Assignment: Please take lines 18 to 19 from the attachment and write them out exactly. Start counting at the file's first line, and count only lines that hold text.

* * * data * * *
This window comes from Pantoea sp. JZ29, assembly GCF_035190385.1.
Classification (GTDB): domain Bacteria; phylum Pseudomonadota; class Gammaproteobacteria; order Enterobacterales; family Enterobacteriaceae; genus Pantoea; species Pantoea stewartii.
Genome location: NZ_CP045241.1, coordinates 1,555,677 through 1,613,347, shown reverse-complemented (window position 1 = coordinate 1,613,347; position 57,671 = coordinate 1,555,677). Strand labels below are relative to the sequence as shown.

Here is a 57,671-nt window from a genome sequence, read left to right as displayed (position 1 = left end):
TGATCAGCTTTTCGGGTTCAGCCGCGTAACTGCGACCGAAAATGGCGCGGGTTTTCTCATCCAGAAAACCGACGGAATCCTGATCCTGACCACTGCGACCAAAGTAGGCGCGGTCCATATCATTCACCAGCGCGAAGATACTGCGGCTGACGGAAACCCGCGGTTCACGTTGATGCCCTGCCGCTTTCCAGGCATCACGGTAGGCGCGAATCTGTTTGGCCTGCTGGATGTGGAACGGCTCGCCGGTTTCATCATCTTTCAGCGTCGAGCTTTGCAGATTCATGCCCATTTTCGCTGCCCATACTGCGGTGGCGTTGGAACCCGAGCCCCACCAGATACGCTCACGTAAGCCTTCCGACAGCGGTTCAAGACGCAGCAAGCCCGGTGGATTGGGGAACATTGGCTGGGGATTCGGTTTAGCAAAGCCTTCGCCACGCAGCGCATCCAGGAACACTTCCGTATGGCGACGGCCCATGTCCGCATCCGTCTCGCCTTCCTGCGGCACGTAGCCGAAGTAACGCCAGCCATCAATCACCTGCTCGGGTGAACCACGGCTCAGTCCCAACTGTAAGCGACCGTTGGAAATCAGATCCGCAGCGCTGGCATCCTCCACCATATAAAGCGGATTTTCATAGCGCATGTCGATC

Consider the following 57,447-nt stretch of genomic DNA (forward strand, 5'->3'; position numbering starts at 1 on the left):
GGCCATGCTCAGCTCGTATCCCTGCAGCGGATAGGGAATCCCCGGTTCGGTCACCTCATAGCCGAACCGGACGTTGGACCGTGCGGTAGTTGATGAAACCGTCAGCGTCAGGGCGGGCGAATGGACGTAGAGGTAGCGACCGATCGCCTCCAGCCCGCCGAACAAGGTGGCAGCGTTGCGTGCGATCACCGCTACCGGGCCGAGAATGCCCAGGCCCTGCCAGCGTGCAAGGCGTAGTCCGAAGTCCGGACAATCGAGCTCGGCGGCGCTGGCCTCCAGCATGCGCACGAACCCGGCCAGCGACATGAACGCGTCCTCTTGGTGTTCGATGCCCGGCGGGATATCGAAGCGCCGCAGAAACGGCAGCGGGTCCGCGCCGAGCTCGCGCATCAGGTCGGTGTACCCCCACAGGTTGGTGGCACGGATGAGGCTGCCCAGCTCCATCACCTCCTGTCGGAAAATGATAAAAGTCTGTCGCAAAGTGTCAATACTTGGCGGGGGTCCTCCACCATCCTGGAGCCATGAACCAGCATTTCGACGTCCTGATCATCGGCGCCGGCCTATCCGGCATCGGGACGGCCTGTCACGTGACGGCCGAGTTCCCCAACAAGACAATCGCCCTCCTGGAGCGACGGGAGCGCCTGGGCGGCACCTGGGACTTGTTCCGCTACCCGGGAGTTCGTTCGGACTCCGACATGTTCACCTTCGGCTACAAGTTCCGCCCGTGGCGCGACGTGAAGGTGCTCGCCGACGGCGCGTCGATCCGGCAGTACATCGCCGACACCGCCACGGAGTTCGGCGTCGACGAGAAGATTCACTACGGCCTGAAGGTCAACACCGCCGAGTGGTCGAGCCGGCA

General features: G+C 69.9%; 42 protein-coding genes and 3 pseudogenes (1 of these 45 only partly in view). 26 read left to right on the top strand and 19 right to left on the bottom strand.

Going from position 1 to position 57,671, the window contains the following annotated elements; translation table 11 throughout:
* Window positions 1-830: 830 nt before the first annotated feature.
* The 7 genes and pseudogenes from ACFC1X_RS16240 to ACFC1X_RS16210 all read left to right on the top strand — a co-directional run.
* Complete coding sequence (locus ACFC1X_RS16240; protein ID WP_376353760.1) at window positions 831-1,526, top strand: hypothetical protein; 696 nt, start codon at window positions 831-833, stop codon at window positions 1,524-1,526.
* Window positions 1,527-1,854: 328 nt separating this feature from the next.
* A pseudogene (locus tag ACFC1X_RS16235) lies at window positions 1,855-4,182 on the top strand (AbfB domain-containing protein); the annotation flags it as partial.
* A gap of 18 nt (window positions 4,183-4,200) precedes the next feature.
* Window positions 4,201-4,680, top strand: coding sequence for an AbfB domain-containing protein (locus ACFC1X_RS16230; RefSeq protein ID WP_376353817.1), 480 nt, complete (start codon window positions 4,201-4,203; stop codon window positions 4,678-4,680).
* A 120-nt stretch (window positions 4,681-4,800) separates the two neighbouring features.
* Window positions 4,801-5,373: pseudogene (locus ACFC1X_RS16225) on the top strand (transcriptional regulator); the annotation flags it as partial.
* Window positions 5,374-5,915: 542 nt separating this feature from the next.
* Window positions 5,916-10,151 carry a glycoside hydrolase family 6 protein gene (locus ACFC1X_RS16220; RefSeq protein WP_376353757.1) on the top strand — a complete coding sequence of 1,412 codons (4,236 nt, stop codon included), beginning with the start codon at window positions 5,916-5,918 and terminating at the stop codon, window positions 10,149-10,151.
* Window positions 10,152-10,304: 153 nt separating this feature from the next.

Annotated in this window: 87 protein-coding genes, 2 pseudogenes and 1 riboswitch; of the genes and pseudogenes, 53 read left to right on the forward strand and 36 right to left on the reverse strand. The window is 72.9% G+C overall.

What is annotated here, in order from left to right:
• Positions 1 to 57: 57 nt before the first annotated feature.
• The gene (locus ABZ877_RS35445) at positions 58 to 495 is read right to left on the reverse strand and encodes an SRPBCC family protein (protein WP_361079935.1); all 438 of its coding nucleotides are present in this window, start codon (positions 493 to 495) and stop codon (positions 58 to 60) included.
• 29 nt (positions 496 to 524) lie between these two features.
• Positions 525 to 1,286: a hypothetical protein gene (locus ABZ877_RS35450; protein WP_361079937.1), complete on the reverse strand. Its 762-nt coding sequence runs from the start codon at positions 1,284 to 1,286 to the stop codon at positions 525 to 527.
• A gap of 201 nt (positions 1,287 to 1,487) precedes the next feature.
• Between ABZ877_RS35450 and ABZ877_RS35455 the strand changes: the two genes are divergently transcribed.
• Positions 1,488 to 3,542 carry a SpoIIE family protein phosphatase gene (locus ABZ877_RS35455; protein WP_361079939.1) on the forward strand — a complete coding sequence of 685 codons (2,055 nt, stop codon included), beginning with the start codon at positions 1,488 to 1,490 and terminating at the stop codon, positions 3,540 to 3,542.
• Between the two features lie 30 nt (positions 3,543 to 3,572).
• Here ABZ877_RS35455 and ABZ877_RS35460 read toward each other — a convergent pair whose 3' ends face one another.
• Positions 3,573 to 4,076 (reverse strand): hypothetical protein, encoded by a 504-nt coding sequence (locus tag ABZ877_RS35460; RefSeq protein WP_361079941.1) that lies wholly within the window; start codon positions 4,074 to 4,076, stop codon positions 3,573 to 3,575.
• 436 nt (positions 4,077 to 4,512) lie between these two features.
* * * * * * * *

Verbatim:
* Window positions 4,801-5,373: pseudogene (locus ACFC1X_RS16225) on the top strand (transcriptional regulator); the annotation flags it as partial.
* Window positions 5,374-5,915: 542 nt separating this feature from the next.